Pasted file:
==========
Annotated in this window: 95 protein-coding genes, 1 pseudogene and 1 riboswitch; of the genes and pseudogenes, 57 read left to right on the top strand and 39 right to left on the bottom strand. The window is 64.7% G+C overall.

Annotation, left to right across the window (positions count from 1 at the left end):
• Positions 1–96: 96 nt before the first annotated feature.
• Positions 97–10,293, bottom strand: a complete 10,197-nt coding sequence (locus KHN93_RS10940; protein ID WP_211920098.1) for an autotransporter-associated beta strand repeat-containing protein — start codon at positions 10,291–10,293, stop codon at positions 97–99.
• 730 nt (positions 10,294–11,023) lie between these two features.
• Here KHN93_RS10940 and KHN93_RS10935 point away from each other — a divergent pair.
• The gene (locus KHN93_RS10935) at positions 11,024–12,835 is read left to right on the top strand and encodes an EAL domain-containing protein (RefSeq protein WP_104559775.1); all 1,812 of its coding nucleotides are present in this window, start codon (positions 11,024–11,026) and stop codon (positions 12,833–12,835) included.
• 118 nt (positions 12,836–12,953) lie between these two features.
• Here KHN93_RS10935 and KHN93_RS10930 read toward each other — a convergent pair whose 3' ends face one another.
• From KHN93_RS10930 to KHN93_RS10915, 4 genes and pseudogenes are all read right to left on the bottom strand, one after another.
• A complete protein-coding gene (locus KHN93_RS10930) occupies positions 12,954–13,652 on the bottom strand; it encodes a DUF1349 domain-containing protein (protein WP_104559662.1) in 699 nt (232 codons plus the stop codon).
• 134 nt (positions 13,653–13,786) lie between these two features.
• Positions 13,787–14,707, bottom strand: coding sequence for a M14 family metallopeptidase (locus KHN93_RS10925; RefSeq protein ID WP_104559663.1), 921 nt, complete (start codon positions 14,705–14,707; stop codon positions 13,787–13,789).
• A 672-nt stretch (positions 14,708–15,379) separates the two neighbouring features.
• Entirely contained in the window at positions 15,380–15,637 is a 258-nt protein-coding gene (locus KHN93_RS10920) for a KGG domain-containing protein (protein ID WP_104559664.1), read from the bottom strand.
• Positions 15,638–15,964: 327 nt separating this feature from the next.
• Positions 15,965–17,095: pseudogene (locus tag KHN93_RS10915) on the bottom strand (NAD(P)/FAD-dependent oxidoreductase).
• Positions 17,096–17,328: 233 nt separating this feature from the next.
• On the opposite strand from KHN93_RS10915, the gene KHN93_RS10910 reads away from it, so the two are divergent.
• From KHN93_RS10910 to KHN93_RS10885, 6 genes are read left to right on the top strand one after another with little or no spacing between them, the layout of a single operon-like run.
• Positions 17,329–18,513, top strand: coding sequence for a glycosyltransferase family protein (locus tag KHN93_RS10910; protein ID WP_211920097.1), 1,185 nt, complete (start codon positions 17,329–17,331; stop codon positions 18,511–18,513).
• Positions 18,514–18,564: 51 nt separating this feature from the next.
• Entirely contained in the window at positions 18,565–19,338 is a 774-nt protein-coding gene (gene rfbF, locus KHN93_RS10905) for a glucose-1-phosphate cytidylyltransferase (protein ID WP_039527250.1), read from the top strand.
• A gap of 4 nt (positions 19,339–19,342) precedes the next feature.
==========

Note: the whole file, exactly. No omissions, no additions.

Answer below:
Annotated in this window: 95 protein-coding genes, 1 pseudogene and 1 riboswitch; of the genes and pseudogenes, 57 read left to right on the top strand and 39 right to left on the bottom strand. The window is 64.7% G+C overall.

Annotation, left to right across the window (positions count from 1 at the left end):
• Positions 1–96: 96 nt before the first annotated feature.
• Positions 97–10,293, bottom strand: a complete 10,197-nt coding sequence (locus KHN93_RS10940; protein ID WP_211920098.1) for an autotransporter-associated beta strand repeat-containing protein — start codon at positions 10,291–10,293, stop codon at positions 97–99.
• 730 nt (positions 10,294–11,023) lie between these two features.
• Here KHN93_RS10940 and KHN93_RS10935 point away from each other — a divergent pair.
• The gene (locus KHN93_RS10935) at positions 11,024–12,835 is read left to right on the top strand and encodes an EAL domain-containing protein (RefSeq protein WP_104559775.1); all 1,812 of its coding nucleotides are present in this window, start codon (positions 11,024–11,026) and stop codon (positions 12,833–12,835) included.
• 118 nt (positions 12,836–12,953) lie between these two features.
• Here KHN93_RS10935 and KHN93_RS10930 read toward each other — a convergent pair whose 3' ends face one another.
• From KHN93_RS10930 to KHN93_RS10915, 4 genes and pseudogenes are all read right to left on the bottom strand, one after another.
• A complete protein-coding gene (locus KHN93_RS10930) occupies positions 12,954–13,652 on the bottom strand; it encodes a DUF1349 domain-containing protein (protein WP_104559662.1) in 699 nt (232 codons plus the stop codon).
• 134 nt (positions 13,653–13,786) lie between these two features.
• Positions 13,787–14,707, bottom strand: coding sequence for a M14 family metallopeptidase (locus KHN93_RS10925; RefSeq protein ID WP_104559663.1), 921 nt, complete (start codon positions 14,705–14,707; stop codon positions 13,787–13,789).
• A 672-nt stretch (positions 14,708–15,379) separates the two neighbouring features.
• Entirely contained in the window at positions 15,380–15,637 is a 258-nt protein-coding gene (locus KHN93_RS10920) for a KGG domain-containing protein (protein ID WP_104559664.1), read from the bottom strand.
• Positions 15,638–15,964: 327 nt separating this feature from the next.
• Positions 15,965–17,095: pseudogene (locus tag KHN93_RS10915) on the bottom strand (NAD(P)/FAD-dependent oxidoreductase).
• Positions 17,096–17,328: 233 nt separating this feature from the next.
• On the opposite strand from KHN93_RS10915, the gene KHN93_RS10910 reads away from it, so the two are divergent.
• From KHN93_RS10910 to KHN93_RS10885, 6 genes are read left to right on the top strand one after another with little or no spacing between them, the layout of a single operon-like run.
• Positions 17,329–18,513, top strand: coding sequence for a glycosyltransferase family protein (locus tag KHN93_RS10910; protein ID WP_211920097.1), 1,185 nt, complete (start codon positions 17,329–17,331; stop codon positions 18,511–18,513).
• Positions 18,514–18,564: 51 nt separating this feature from the next.
• Entirely contained in the window at positions 18,565–19,338 is a 774-nt protein-coding gene (gene rfbF, locus KHN93_RS10905) for a glucose-1-phosphate cytidylyltransferase (protein ID WP_039527250.1), read from the top strand.
• A gap of 4 nt (positions 19,339–19,342) precedes the next feature.